Content wise, I feel like Kami did a solid job  by pairing all of his cover art, videos, and songs together so they built off of each other. However, the timing between each release was not as perfect. In 2017, artists are constantly fighting for fan’s attention.

 

Kami grabbed my attention and kept it over time, but remember, not every fan is going to anticipate and follow the development of your album as closely as I did, especially if there are long gaps in between the release of your content. The eyes, ears, and mindshare of fans can easily be monopolized by another project’s release, or other media completely outside of music. Have you seen the frequency of dope Netflix releases recently?  

 

I get it, sometimes you’re still working on music as you continue to market and promote existing songs or you’re excited to share your material with fans so you can build hype. However, there’s also significant value in having all the pieces of the puzzle ready to go. It’s very effective to have all of your music packaged and available to release over a condensed timeframe while you still have a firm grip on people’s attention.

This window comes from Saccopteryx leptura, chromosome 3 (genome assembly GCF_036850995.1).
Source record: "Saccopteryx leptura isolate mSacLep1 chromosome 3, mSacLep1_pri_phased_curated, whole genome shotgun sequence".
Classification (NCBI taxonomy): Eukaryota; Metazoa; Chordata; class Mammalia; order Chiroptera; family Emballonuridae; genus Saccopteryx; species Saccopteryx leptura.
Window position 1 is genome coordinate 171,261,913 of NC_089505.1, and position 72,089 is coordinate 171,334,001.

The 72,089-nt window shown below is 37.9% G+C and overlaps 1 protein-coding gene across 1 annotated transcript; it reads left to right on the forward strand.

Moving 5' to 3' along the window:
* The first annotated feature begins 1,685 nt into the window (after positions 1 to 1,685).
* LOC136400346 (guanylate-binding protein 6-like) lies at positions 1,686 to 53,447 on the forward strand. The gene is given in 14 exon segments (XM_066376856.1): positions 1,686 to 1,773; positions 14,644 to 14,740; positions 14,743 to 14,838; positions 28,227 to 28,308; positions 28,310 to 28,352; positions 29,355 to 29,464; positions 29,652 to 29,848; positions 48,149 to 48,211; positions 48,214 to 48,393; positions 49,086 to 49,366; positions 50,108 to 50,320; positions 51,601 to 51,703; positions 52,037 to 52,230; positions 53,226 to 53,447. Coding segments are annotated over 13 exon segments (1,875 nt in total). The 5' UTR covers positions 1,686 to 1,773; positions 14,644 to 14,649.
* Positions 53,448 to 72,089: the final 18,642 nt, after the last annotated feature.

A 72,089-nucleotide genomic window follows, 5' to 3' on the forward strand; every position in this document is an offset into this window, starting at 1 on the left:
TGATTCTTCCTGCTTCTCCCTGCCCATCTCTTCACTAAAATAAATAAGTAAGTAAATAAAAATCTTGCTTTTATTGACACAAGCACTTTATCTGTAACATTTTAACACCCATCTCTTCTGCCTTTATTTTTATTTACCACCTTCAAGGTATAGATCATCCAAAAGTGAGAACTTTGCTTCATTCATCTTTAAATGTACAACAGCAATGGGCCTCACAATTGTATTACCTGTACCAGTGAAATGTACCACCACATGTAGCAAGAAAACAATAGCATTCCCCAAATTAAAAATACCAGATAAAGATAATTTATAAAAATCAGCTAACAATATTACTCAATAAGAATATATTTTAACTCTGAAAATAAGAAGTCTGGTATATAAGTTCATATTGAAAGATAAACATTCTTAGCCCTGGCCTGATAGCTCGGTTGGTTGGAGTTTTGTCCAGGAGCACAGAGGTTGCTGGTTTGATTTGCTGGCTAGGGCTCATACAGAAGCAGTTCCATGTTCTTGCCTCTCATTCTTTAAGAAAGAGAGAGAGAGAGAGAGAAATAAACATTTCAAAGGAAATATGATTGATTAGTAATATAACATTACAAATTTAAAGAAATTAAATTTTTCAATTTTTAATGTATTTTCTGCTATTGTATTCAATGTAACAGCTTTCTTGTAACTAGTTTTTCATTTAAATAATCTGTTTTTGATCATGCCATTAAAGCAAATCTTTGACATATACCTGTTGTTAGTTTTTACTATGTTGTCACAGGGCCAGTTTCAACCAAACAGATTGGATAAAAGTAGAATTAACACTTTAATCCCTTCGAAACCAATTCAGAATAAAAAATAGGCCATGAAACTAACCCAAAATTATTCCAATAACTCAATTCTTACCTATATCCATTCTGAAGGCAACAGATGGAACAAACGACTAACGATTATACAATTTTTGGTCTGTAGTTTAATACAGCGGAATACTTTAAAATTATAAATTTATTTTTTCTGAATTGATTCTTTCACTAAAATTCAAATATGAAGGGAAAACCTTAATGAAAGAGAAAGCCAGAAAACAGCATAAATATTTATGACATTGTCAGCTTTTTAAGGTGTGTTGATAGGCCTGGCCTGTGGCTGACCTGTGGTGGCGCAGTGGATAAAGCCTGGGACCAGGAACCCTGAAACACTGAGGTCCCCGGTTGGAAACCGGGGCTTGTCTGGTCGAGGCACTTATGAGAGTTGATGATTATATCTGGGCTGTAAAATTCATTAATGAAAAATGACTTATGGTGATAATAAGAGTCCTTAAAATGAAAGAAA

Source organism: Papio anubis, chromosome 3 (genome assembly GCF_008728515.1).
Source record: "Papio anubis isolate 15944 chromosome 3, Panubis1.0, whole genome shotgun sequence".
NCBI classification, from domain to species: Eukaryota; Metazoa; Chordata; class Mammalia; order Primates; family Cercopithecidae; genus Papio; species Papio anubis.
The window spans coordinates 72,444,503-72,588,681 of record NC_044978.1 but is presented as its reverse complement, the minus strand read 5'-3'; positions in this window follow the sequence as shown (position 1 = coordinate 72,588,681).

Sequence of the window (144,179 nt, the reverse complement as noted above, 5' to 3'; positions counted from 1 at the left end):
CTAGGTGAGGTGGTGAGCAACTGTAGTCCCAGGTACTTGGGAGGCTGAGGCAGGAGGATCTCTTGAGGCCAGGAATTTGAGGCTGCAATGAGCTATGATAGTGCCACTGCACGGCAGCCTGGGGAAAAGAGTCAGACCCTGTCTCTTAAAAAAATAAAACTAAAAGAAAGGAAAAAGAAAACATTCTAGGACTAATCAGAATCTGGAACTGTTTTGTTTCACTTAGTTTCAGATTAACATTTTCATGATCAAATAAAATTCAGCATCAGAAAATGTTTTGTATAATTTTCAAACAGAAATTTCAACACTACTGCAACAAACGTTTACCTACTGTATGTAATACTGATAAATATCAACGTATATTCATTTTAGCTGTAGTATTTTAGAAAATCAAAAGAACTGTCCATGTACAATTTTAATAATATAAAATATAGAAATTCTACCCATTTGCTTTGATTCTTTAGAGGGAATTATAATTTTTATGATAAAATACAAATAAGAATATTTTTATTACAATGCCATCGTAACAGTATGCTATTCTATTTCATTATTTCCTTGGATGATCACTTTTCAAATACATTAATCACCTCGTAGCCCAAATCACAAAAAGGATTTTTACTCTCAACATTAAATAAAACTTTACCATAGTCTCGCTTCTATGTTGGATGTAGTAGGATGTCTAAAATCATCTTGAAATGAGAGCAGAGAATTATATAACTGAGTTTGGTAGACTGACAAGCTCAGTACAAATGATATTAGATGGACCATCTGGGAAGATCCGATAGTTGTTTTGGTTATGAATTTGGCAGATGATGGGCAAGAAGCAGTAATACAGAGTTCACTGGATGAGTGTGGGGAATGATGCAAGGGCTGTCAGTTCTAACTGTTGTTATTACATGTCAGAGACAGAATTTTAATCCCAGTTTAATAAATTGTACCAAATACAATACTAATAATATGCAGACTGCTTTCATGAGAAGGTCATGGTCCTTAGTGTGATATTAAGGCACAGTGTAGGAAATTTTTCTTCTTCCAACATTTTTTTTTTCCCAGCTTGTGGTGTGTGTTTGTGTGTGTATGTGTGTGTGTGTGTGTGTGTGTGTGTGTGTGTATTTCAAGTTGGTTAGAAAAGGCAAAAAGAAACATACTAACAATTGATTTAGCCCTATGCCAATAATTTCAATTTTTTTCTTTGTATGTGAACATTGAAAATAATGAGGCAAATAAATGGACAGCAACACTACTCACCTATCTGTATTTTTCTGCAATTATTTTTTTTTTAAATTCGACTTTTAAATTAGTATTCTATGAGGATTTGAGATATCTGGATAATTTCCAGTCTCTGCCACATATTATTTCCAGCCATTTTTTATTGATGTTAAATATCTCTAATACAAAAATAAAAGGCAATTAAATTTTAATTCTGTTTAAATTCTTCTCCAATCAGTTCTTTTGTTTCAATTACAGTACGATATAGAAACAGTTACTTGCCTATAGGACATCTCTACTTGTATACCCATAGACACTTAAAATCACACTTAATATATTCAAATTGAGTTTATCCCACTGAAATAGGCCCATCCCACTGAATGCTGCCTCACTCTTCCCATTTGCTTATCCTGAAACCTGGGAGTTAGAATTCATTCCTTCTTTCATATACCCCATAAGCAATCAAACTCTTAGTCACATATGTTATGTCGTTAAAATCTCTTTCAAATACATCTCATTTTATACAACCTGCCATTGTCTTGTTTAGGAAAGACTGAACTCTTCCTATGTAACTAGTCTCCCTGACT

At the end of the day, despite infrequent releases, Kami still managed to successfully build anticipation for the fans who had been following each release, because he introduced them to an exciting and unique sound, a retro feeling, and an interesting concept along with good music. The best way to overcome infrequent engagement and losing attention is to produce quality content that stands out no matter what. This is where Kami thrived, especially with the roll out of Home Movies and Scene Girl.

 

When to Release on Streaming Platforms

 

He posted the whole album on SoundCloud along with shoutouts from members of Save Money, giving it a boost on social media. Along with that early SoundCloud release, there was a Twitter Q&A for the project and a release party in Chicago allowing for more avenues of fan engagement.

 

A week later, it was available on Apple Music; however, I wasn’t a huge fan of the release of his music on different platforms at different times. I understand that SoundCloud listeners are more likely to be core fans, but there’s a benefit to simultaneously releasing on every platform where your fans live. This release strategy won’t take away from the quality of the project, as it’ll only enhance the fan experience.

 

As an artist, you should be aware of your fan’s listening habits and where they discover and consume your music, because you’re competing in a competitive landscape where there’s a constant fight for ears and momentum.